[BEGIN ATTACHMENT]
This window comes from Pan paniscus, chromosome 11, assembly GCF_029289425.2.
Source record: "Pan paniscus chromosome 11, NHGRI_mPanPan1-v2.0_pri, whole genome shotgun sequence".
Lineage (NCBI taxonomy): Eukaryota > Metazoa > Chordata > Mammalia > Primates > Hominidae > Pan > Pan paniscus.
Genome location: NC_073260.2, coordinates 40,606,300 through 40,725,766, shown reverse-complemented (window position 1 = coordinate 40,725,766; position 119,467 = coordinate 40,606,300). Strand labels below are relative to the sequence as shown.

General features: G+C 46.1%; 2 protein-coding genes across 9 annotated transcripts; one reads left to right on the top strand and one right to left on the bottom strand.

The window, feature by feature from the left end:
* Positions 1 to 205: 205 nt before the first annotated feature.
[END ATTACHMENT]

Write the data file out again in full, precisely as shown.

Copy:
This window comes from Pan paniscus, chromosome 11, assembly GCF_029289425.2.
Source record: "Pan paniscus chromosome 11, NHGRI_mPanPan1-v2.0_pri, whole genome shotgun sequence".
Lineage (NCBI taxonomy): Eukaryota > Metazoa > Chordata > Mammalia > Primates > Hominidae > Pan > Pan paniscus.
Genome location: NC_073260.2, coordinates 40,606,300 through 40,725,766, shown reverse-complemented (window position 1 = coordinate 40,725,766; position 119,467 = coordinate 40,606,300). Strand labels below are relative to the sequence as shown.

General features: G+C 46.1%; 2 protein-coding genes across 9 annotated transcripts; one reads left to right on the top strand and one right to left on the bottom strand.

The window, feature by feature from the left end:
* Positions 1 to 205: 205 nt before the first annotated feature.